By: Dr. Nurleena Wong Wai sin

Oyster is synonym with luxury delicacy and not widely consumed by Malaysian generally. Packed with minerals and protein, oyster is highly nutritious while low in cholesterol and calories. Little known to the younger generations, the Malaysian oyster fishery has more than 150 years of history. True oysters (Crassostrea spp.) in Malaysia are usually found in both brackish and marine environment, thrive at estuarine and mangrove ecosystems. While in Muar, a population of oyster has been living and fished by the people of Muar for generations. Earliest record was found in The Journal of the Indian Archipelago and Eastern in 1858, narrated by Captain R. Macpherson, the then Resident Councilor at Malacca, when he passed through Muar on the way to Melaka:

“The mouth of the river (Sg. Kesang) is famous for its oyster beds, the fish being very large and excellent flavor.”

Sungai Kesang, a smaller river not far from Sungai Muar, was once within the territory of Muar. The oyster fishery at Sungai Kesang is no longer exist due to flood mitigation project.

UPM postgraduate students taking environmental data at Sungai Muar, Johor.

Later in the Guide to the Zoological Collections of Raffles Museum, Singapore (1908), R. Hanitsch mentioned that Muar supplied most of the oysters sold in the Singapore market. He narrated that:

“The Muar Oysters are… found in the bed of the river, some near the town of Banda Maharani (now Muar town), others nearer the mouth. The latter are bigger and better quality and are reserved for the Sultan and the officials.”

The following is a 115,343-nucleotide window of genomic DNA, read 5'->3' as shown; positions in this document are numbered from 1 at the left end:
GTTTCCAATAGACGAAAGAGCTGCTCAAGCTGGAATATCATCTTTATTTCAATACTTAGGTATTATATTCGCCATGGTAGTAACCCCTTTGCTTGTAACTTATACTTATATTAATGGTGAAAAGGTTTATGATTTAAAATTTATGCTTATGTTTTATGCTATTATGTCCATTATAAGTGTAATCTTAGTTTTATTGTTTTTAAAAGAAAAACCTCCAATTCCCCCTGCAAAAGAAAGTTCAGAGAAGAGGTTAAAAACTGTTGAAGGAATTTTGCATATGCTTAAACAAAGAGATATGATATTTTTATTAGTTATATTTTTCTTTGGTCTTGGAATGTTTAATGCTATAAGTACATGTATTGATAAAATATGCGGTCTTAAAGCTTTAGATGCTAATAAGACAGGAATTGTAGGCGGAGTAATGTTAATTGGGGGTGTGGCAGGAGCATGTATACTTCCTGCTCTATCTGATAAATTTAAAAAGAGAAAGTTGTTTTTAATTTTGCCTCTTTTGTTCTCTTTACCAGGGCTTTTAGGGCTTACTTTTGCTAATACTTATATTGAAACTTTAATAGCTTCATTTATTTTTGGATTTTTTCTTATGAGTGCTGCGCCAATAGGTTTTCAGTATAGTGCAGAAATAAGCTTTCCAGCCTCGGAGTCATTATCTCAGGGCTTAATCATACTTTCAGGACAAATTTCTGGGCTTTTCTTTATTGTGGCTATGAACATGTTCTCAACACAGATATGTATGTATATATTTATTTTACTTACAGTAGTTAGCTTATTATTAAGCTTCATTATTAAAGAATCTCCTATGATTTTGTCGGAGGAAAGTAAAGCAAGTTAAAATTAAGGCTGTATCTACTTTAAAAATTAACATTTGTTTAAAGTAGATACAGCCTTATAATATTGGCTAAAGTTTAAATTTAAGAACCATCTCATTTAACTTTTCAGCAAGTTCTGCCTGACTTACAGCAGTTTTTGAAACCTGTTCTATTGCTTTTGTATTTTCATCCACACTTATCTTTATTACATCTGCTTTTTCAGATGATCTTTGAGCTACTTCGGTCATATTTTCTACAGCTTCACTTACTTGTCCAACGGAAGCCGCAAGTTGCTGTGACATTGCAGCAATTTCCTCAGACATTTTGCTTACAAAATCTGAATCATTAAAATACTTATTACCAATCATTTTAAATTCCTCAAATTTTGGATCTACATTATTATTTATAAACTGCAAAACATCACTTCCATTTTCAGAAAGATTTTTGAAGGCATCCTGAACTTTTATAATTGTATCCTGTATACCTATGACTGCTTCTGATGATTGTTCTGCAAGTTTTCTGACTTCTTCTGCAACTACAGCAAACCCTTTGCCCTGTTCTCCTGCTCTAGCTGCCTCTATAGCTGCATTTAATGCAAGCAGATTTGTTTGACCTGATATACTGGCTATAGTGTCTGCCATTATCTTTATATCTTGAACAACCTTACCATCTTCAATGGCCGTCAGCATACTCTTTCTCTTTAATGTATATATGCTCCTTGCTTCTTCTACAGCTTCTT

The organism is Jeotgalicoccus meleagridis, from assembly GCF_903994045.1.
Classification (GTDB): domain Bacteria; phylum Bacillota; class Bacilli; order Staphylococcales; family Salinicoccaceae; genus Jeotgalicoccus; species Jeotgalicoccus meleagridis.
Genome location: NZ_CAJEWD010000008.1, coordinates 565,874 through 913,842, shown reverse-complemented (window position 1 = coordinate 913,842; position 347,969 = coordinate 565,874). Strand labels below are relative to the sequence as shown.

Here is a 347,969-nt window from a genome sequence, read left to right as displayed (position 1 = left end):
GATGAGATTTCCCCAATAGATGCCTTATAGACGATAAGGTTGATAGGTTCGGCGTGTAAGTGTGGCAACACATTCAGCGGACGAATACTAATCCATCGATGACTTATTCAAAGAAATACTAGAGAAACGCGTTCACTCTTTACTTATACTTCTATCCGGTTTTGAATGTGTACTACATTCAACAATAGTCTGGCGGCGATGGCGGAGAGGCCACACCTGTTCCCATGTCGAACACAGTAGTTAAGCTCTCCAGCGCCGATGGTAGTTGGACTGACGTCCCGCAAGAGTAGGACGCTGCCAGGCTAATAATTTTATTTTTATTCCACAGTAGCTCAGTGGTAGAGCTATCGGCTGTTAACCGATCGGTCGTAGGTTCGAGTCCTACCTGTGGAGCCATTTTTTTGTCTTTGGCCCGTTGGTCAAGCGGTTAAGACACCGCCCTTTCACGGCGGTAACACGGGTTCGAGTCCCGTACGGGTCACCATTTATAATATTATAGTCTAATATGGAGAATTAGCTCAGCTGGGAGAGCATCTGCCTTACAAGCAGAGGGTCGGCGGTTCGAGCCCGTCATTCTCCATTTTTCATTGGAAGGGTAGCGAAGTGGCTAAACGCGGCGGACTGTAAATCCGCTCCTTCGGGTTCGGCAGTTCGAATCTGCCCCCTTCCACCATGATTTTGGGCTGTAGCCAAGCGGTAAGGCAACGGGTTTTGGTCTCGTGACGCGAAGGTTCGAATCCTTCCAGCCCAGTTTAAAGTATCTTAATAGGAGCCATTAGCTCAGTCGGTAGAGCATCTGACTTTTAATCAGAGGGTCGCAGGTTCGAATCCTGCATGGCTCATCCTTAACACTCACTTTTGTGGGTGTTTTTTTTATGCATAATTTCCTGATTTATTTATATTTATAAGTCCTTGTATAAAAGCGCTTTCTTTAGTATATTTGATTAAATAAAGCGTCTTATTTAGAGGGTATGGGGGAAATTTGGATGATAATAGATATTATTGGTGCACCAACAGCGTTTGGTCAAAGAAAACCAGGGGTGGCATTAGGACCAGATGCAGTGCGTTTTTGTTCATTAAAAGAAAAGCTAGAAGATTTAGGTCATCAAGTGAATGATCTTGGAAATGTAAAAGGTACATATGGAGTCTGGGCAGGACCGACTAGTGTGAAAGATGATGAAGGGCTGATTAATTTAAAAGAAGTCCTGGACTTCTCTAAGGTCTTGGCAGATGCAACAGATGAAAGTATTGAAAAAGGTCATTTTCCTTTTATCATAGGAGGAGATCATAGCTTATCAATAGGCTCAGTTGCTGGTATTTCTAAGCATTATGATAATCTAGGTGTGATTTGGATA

Pak Zainal, a third-generation oyster diver, just returned to water surface with oysters found at the river bottom. The 40 ft mangrove pole served as anchor for boat and lifeline for oyster divers in the rapid currents.

As described by Hanitsch, the fishermen in Sungai Muar are still using the same method to collect oysters, by diving to the river bed during low tide. Holding their breath, they search for oysters with their bare hands, as the visibility is low at the muddy bottom. Today, less than 10 oyster divers remain in this profession. Many of them are third or fourth generation inheriting their oyster diving skills from their forefathers. The oyster population has decreased and oyster diving is no longer a lucrative profession. River is often quoted as one of the most threatened ecosystems highly impacted by anthropogenic stresses.

In order to revive the depleting oyster population in Sungai Muar, I-AQUAS is currently working with Oyster Reef Enterprise to carry out research on the ecology and biology of this oyster population. Continuous harvesting of this natural oyster population is no longer sustainable and aquaculture is a better alternative for sustainable production. The understanding of their habitat and spawning behaviour will provide essential information in the seed production and culture of this oyster species.

Other than the improvement of livelihood for oyster divers, a stable and sustainable oyster population is beneficial to the environment. Oysters are filter feeders, and they are known to contribute in better water quality by compressing suspended solids and depositing excreted solids to the bottom. The formation of bottom oyster reefs could provide shelter and habitat to other organisms thus enriching the biodiversity of aquatic ecosystem. As oyster farming is extractive aquaculture, not only no feeding required for oyster grow-out, they feed on microalgae which will indirectly reduce nutrient pollution which could cause harmful algae bloom.


Oysters brought back by oyster-divers sold at the jetty. It can be consumed fresh or made into famous Muar oyster omelette.

With all the above benefits, oyster farming is environmentally friendly and should be encouraged among aquaculturist. Most importantly, the oyster fishery of Muar should be protected as it is part of our national heritage.


Date of Input: 28/03/2020 | Updated: 30/11/2020 | m_fakhrulddin


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